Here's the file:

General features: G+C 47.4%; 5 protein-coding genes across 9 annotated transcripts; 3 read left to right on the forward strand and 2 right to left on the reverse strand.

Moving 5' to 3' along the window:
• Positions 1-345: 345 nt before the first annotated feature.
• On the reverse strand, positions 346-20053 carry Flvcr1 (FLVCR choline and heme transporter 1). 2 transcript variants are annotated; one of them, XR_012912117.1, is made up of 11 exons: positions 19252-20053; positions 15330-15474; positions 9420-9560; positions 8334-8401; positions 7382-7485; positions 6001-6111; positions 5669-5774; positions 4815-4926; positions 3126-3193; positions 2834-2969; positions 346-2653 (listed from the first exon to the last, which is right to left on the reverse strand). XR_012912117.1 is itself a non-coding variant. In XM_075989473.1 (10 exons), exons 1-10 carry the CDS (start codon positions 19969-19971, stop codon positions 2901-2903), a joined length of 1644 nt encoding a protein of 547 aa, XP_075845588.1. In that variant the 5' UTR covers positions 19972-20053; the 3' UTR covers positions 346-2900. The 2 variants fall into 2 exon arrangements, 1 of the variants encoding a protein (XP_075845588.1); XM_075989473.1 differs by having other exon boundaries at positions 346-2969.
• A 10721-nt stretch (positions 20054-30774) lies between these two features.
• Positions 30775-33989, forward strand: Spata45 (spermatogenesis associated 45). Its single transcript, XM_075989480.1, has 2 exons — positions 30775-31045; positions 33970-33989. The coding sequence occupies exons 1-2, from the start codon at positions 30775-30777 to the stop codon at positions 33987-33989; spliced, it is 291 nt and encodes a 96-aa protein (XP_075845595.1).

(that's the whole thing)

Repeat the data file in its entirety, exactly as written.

General features: G+C 47.4%; 5 protein-coding genes across 9 annotated transcripts; 3 read left to right on the forward strand and 2 right to left on the reverse strand.

Moving 5' to 3' along the window:
• Positions 1-345: 345 nt before the first annotated feature.
• On the reverse strand, positions 346-20053 carry Flvcr1 (FLVCR choline and heme transporter 1). 2 transcript variants are annotated; one of them, XR_012912117.1, is made up of 11 exons: positions 19252-20053; positions 15330-15474; positions 9420-9560; positions 8334-8401; positions 7382-7485; positions 6001-6111; positions 5669-5774; positions 4815-4926; positions 3126-3193; positions 2834-2969; positions 346-2653 (listed from the first exon to the last, which is right to left on the reverse strand). XR_012912117.1 is itself a non-coding variant. In XM_075989473.1 (10 exons), exons 1-10 carry the CDS (start codon positions 19969-19971, stop codon positions 2901-2903), a joined length of 1644 nt encoding a protein of 547 aa, XP_075845588.1. In that variant the 5' UTR covers positions 19972-20053; the 3' UTR covers positions 346-2900. The 2 variants fall into 2 exon arrangements, 1 of the variants encoding a protein (XP_075845588.1); XM_075989473.1 differs by having other exon boundaries at positions 346-2969.
• A 10721-nt stretch (positions 20054-30774) lies between these two features.
• Positions 30775-33989, forward strand: Spata45 (spermatogenesis associated 45). Its single transcript, XM_075989480.1, has 2 exons — positions 30775-31045; positions 33970-33989. The coding sequence occupies exons 1-2, from the start codon at positions 30775-30777 to the stop codon at positions 33987-33989; spliced, it is 291 nt and encodes a 96-aa protein (XP_075845595.1).